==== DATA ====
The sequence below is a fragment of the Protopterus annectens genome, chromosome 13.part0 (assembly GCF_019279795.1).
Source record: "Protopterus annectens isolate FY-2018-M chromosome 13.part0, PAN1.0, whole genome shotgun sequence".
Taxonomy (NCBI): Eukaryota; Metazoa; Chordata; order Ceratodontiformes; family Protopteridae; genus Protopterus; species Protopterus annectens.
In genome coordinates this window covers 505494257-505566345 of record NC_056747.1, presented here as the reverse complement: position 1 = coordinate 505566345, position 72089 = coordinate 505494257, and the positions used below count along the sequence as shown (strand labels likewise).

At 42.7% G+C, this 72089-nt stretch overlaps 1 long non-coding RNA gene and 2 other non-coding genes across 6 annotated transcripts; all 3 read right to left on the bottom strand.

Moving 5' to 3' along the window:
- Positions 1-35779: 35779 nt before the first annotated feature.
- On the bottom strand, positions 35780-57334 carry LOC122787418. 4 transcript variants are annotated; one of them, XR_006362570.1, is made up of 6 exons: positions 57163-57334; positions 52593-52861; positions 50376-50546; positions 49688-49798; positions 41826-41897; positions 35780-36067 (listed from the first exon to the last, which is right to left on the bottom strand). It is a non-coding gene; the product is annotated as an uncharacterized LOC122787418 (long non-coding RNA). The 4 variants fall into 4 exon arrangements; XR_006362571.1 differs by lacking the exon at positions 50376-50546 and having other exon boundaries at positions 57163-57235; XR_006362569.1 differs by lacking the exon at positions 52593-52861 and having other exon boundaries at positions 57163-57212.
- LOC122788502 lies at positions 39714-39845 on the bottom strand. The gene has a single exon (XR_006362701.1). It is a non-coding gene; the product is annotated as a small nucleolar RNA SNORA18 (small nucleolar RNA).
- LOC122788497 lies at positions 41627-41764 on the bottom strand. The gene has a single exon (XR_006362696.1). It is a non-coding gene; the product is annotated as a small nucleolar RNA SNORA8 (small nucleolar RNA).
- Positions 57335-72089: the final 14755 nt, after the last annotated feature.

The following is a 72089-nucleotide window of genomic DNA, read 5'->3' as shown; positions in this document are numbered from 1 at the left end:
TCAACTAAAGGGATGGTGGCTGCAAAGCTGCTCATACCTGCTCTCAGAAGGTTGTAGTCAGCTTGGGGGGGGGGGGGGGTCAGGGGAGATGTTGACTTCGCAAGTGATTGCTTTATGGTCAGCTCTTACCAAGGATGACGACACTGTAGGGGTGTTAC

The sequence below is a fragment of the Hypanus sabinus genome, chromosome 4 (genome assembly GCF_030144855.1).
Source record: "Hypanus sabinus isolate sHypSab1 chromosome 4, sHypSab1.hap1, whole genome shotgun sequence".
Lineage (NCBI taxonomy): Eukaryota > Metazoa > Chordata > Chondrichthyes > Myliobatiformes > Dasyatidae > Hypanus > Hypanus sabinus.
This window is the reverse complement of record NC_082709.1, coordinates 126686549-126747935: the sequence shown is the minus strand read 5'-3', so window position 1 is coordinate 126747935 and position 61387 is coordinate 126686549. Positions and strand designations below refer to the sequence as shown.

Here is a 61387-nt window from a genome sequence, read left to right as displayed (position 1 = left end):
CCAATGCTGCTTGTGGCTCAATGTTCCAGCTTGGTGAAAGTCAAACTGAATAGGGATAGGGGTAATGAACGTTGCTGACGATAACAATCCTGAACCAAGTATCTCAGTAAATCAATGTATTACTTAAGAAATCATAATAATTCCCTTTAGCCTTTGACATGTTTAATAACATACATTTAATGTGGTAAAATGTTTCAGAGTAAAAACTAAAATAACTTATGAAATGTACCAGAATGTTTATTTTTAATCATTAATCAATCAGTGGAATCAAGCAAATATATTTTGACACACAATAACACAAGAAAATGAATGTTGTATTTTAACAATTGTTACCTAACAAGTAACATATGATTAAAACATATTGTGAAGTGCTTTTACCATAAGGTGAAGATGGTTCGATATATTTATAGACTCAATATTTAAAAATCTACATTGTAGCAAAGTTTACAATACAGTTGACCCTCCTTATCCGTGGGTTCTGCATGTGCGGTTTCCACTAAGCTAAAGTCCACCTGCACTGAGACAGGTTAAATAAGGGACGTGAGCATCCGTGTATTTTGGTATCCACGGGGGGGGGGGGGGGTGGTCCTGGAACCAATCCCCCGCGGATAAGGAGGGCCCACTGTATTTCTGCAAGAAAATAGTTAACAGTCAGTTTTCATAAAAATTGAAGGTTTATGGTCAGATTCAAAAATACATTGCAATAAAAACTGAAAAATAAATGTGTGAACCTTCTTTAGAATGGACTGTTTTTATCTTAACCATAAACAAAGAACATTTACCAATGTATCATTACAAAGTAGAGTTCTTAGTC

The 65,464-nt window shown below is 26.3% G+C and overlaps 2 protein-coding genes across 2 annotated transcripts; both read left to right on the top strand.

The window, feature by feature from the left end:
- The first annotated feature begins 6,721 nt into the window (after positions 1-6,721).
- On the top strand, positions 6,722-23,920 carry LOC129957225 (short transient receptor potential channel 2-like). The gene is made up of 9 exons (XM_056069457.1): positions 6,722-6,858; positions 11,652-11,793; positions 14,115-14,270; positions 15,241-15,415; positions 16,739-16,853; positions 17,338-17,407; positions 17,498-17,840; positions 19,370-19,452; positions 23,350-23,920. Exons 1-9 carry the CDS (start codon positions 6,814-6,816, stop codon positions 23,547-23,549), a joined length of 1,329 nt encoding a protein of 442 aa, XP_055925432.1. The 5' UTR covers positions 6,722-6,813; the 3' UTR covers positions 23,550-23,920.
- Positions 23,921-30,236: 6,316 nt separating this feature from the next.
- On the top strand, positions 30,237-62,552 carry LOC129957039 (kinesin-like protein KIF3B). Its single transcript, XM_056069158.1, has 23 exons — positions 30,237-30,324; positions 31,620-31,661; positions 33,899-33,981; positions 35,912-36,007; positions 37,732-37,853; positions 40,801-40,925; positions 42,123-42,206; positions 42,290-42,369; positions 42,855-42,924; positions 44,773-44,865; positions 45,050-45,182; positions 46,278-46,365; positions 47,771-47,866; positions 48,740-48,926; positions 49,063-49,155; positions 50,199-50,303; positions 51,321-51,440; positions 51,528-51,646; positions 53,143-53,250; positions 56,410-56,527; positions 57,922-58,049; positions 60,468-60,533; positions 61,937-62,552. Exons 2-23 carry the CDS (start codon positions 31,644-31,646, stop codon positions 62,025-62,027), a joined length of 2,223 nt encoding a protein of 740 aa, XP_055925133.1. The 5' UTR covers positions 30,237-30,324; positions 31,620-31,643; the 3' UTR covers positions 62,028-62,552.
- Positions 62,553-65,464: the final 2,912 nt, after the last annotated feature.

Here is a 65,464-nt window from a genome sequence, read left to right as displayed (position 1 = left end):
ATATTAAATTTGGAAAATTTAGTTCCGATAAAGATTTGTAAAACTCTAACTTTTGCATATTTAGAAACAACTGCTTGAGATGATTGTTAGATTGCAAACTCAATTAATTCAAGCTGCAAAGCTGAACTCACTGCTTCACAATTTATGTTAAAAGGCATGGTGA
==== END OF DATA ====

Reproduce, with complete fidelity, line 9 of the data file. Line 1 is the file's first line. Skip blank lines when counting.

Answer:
- LOC122788502 lies at positions 39714-39845 on the bottom strand. The gene has a single exon (XR_006362701.1). It is a non-coding gene; the product is annotated as a small nucleolar RNA SNORA18 (small nucleolar RNA).